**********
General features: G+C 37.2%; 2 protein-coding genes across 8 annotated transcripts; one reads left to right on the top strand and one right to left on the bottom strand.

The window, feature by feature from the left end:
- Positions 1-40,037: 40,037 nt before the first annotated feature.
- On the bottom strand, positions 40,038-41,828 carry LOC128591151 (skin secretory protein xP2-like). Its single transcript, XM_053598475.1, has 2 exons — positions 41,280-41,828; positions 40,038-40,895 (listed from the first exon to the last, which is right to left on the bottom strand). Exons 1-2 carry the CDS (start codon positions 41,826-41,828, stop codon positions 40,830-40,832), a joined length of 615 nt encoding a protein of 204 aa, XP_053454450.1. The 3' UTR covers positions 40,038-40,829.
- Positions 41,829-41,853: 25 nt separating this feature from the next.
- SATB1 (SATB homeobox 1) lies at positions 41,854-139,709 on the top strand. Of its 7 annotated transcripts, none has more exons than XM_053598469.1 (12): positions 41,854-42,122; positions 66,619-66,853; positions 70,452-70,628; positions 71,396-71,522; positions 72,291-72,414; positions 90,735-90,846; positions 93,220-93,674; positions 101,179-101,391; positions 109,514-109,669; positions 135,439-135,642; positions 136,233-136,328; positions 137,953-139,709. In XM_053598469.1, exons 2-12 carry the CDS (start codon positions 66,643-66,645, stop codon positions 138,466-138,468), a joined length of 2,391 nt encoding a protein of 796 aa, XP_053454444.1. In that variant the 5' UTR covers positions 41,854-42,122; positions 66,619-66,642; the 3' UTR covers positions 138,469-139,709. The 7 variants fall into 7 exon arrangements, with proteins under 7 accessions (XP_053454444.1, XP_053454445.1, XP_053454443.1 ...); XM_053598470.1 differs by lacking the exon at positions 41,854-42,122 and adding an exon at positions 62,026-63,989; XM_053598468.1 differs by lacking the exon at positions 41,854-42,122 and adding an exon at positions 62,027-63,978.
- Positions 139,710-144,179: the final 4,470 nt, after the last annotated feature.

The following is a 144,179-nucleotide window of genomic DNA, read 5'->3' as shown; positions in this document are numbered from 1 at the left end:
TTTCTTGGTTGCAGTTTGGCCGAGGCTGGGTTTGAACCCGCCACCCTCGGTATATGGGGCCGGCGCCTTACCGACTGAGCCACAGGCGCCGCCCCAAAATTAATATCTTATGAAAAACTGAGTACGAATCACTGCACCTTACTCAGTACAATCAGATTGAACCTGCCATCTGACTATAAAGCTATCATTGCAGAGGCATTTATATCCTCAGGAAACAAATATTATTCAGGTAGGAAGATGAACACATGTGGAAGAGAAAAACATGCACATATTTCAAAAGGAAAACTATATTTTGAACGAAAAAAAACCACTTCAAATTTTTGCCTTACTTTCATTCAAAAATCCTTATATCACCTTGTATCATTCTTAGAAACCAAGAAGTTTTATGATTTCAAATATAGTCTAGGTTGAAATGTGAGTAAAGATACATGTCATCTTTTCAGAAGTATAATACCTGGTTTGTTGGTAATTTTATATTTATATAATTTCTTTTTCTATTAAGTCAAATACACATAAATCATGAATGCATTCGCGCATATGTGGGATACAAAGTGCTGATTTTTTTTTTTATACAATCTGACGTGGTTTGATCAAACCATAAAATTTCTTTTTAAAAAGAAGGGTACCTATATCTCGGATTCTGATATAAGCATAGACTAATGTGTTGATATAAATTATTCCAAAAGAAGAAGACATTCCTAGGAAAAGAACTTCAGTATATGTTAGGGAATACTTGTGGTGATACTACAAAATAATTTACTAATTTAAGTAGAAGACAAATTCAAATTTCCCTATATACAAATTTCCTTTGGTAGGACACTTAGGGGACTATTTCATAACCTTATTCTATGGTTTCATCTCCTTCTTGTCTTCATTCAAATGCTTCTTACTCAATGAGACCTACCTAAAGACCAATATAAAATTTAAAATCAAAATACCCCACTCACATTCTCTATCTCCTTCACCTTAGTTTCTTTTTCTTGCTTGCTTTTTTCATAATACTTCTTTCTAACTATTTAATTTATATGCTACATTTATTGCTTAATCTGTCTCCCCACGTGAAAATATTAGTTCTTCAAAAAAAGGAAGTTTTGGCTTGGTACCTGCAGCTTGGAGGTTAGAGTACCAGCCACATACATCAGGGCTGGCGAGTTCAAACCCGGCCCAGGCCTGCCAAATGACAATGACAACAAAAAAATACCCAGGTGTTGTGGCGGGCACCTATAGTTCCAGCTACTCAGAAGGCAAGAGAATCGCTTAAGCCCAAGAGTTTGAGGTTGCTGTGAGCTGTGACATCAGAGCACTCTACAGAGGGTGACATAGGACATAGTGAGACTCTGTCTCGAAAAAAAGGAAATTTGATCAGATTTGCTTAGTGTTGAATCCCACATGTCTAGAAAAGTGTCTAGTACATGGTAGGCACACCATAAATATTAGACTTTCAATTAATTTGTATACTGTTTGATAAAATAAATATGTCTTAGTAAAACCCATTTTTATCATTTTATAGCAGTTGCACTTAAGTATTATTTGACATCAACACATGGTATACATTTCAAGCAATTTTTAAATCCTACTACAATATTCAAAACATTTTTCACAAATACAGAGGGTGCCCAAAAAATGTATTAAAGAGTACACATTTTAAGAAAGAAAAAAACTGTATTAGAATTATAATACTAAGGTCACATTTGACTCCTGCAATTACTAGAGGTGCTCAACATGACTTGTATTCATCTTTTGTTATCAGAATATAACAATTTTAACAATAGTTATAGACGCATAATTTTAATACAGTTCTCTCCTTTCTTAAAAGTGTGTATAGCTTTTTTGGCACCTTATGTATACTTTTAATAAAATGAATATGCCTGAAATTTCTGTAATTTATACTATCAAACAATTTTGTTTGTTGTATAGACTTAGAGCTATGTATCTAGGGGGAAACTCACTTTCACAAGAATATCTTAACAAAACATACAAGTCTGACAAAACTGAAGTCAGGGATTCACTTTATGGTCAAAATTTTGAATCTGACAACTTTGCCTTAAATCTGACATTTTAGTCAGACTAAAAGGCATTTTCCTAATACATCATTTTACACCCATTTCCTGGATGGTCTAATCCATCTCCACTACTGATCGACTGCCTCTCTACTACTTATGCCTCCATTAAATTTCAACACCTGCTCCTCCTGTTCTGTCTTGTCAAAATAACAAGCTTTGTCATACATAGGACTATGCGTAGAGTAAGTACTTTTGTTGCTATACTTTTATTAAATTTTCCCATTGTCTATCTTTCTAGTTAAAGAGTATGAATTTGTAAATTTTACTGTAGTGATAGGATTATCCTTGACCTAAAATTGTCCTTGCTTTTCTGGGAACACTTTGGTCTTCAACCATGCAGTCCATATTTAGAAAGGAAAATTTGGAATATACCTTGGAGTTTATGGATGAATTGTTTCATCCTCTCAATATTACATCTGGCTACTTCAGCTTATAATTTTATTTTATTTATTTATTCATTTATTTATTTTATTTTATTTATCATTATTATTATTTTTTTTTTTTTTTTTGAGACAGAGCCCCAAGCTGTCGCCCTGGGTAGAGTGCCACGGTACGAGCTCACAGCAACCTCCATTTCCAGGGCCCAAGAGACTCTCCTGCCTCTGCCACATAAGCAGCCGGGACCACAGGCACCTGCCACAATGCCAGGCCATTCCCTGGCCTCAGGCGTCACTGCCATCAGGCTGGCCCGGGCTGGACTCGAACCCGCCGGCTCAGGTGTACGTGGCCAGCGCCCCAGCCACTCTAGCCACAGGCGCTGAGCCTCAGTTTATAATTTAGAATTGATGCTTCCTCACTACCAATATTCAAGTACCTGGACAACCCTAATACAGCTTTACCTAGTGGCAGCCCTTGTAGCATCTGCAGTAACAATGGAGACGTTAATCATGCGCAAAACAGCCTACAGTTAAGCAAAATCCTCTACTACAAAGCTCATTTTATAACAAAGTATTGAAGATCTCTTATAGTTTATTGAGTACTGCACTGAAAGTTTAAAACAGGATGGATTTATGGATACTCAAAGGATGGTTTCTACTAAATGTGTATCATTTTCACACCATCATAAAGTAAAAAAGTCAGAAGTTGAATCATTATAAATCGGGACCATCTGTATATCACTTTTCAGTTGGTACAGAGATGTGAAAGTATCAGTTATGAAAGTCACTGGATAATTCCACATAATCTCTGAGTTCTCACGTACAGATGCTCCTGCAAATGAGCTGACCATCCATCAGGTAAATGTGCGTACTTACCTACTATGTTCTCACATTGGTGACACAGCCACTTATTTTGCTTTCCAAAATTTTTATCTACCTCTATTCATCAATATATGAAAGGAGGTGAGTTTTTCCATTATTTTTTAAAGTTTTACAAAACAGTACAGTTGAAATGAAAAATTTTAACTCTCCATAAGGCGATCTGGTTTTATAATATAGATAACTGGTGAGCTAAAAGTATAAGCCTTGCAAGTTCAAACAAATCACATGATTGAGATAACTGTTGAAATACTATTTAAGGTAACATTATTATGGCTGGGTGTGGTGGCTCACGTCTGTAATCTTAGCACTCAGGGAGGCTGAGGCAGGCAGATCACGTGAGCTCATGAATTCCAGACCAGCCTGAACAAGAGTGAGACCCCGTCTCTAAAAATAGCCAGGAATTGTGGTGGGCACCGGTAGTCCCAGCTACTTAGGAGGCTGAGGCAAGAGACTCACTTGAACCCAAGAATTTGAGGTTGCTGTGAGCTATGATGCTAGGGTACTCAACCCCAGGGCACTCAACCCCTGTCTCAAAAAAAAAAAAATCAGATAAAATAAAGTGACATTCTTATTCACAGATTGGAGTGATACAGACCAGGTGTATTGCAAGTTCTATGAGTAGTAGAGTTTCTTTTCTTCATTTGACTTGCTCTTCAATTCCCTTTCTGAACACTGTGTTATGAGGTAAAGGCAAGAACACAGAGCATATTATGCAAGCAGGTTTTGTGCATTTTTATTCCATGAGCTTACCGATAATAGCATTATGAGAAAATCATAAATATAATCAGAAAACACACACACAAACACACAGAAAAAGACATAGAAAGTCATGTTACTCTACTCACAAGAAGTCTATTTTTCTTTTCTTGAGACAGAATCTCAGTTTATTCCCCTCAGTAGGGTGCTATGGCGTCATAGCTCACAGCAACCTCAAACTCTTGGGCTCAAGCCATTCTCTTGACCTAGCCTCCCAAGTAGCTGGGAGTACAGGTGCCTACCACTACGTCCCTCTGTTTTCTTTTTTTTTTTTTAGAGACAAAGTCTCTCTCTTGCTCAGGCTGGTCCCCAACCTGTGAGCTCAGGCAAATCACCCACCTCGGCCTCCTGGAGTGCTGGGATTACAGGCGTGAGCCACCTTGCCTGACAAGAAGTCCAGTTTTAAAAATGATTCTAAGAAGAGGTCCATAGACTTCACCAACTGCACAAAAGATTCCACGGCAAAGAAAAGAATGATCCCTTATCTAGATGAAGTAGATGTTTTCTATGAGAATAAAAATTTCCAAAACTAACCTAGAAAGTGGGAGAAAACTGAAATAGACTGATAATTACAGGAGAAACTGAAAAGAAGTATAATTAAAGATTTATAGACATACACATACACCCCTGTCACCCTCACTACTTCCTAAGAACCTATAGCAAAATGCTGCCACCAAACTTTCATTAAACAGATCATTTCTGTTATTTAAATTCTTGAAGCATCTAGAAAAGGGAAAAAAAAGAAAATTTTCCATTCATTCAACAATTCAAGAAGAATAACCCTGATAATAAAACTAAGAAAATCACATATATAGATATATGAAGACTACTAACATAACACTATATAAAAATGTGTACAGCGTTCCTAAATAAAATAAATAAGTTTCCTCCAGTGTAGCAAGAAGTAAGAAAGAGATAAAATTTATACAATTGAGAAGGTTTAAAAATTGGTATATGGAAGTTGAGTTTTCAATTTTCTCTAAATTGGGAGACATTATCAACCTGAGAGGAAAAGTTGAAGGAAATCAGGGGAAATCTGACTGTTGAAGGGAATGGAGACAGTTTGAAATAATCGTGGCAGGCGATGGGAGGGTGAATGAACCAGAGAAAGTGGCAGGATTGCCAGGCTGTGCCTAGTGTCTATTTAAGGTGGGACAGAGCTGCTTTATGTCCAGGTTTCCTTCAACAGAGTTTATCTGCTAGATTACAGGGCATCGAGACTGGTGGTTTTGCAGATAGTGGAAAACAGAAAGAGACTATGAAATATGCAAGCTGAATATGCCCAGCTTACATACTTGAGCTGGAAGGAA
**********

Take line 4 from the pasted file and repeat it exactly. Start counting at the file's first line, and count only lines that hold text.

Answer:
- On the bottom strand, positions 40,038-41,828 carry LOC128591151 (skin secretory protein xP2-like). Its single transcript, XM_053598475.1, has 2 exons — positions 41,280-41,828; positions 40,038-40,895 (listed from the first exon to the last, which is right to left on the bottom strand). Exons 1-2 carry the CDS (start codon positions 41,826-41,828, stop codon positions 40,830-40,832), a joined length of 615 nt encoding a protein of 204 aa, XP_053454450.1. The 3' UTR covers positions 40,038-40,829.